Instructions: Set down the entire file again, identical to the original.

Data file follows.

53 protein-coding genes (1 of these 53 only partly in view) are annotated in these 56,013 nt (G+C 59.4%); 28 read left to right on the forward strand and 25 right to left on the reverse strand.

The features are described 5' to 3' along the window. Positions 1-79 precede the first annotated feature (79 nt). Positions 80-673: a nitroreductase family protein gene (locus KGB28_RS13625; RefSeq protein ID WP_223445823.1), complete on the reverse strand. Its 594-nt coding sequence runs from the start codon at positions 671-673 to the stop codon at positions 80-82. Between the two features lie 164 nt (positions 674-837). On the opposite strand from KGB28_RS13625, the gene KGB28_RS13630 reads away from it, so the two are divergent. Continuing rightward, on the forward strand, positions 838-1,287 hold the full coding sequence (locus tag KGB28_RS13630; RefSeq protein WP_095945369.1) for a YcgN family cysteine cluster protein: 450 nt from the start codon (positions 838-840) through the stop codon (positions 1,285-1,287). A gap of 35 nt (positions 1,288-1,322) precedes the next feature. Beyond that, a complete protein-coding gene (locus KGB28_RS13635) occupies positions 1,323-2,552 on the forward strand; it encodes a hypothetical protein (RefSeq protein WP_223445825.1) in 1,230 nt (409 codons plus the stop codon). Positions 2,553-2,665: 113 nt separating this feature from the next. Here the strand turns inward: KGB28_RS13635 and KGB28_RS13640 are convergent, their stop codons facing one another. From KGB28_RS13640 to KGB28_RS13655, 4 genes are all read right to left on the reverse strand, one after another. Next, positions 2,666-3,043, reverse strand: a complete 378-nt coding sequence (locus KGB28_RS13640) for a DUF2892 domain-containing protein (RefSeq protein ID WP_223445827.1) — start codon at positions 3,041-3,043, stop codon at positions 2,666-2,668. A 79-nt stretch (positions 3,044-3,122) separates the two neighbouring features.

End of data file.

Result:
53 protein-coding genes (1 of these 53 only partly in view) are annotated in these 56,013 nt (G+C 59.4%); 28 read left to right on the forward strand and 25 right to left on the reverse strand.

The features are described 5' to 3' along the window. Positions 1-79 precede the first annotated feature (79 nt). Positions 80-673: a nitroreductase family protein gene (locus KGB28_RS13625; RefSeq protein ID WP_223445823.1), complete on the reverse strand. Its 594-nt coding sequence runs from the start codon at positions 671-673 to the stop codon at positions 80-82. Between the two features lie 164 nt (positions 674-837). On the opposite strand from KGB28_RS13625, the gene KGB28_RS13630 reads away from it, so the two are divergent. Continuing rightward, on the forward strand, positions 838-1,287 hold the full coding sequence (locus tag KGB28_RS13630; RefSeq protein WP_095945369.1) for a YcgN family cysteine cluster protein: 450 nt from the start codon (positions 838-840) through the stop codon (positions 1,285-1,287). A gap of 35 nt (positions 1,288-1,322) precedes the next feature. Beyond that, a complete protein-coding gene (locus KGB28_RS13635) occupies positions 1,323-2,552 on the forward strand; it encodes a hypothetical protein (RefSeq protein WP_223445825.1) in 1,230 nt (409 codons plus the stop codon). Positions 2,553-2,665: 113 nt separating this feature from the next. Here the strand turns inward: KGB28_RS13635 and KGB28_RS13640 are convergent, their stop codons facing one another. From KGB28_RS13640 to KGB28_RS13655, 4 genes are all read right to left on the reverse strand, one after another. Next, positions 2,666-3,043, reverse strand: a complete 378-nt coding sequence (locus KGB28_RS13640) for a DUF2892 domain-containing protein (RefSeq protein ID WP_223445827.1) — start codon at positions 3,041-3,043, stop codon at positions 2,666-2,668. A 79-nt stretch (positions 3,044-3,122) separates the two neighbouring features.